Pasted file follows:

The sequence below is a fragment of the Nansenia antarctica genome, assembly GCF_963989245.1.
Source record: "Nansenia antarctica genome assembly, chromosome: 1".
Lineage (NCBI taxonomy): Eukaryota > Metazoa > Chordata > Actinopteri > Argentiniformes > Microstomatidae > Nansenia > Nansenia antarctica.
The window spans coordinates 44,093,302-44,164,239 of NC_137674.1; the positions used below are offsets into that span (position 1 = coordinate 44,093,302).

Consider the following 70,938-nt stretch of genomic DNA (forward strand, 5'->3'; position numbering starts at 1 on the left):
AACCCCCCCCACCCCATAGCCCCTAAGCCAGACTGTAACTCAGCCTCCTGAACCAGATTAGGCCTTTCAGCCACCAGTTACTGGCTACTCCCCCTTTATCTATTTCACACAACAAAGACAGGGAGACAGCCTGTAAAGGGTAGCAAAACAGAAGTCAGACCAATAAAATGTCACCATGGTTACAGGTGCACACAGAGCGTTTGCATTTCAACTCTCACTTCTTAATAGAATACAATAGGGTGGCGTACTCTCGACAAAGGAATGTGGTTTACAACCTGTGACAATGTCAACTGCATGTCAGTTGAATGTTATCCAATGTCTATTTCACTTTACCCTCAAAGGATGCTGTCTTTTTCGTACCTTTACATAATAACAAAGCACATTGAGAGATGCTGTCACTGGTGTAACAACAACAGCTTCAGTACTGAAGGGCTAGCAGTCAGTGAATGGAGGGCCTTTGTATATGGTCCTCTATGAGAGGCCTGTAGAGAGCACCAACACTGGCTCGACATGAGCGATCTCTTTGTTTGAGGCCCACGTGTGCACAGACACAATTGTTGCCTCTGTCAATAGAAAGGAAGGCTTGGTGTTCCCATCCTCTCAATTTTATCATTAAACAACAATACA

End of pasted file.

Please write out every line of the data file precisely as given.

The sequence below is a fragment of the Nansenia antarctica genome, assembly GCF_963989245.1.
Source record: "Nansenia antarctica genome assembly, chromosome: 1".
Lineage (NCBI taxonomy): Eukaryota > Metazoa > Chordata > Actinopteri > Argentiniformes > Microstomatidae > Nansenia > Nansenia antarctica.
The window spans coordinates 44,093,302-44,164,239 of NC_137674.1; the positions used below are offsets into that span (position 1 = coordinate 44,093,302).

Consider the following 70,938-nt stretch of genomic DNA (forward strand, 5'->3'; position numbering starts at 1 on the left):
AACCCCCCCCACCCCATAGCCCCTAAGCCAGACTGTAACTCAGCCTCCTGAACCAGATTAGGCCTTTCAGCCACCAGTTACTGGCTACTCCCCCTTTATCTATTTCACACAACAAAGACAGGGAGACAGCCTGTAAAGGGTAGCAAAACAGAAGTCAGACCAATAAAATGTCACCATGGTTACAGGTGCACACAGAGCGTTTGCATTTCAACTCTCACTTCTTAATAGAATACAATAGGGTGGCGTACTCTCGACAAAGGAATGTGGTTTACAACCTGTGACAATGTCAACTGCATGTCAGTTGAATGTTATCCAATGTCTATTTCACTTTACCCTCAAAGGATGCTGTCTTTTTCGTACCTTTACATAATAACAAAGCACATTGAGAGATGCTGTCACTGGTGTAACAACAACAGCTTCAGTACTGAAGGGCTAGCAGTCAGTGAATGGAGGGCCTTTGTATATGGTCCTCTATGAGAGGCCTGTAGAGAGCACCAACACTGGCTCGACATGAGCGATCTCTTTGTTTGAGGCCCACGTGTGCACAGACACAATTGTTGCCTCTGTCAATAGAAAGGAAGGCTTGGTGTTCCCATCCTCTCAATTTTATCATTAAACAACAATACA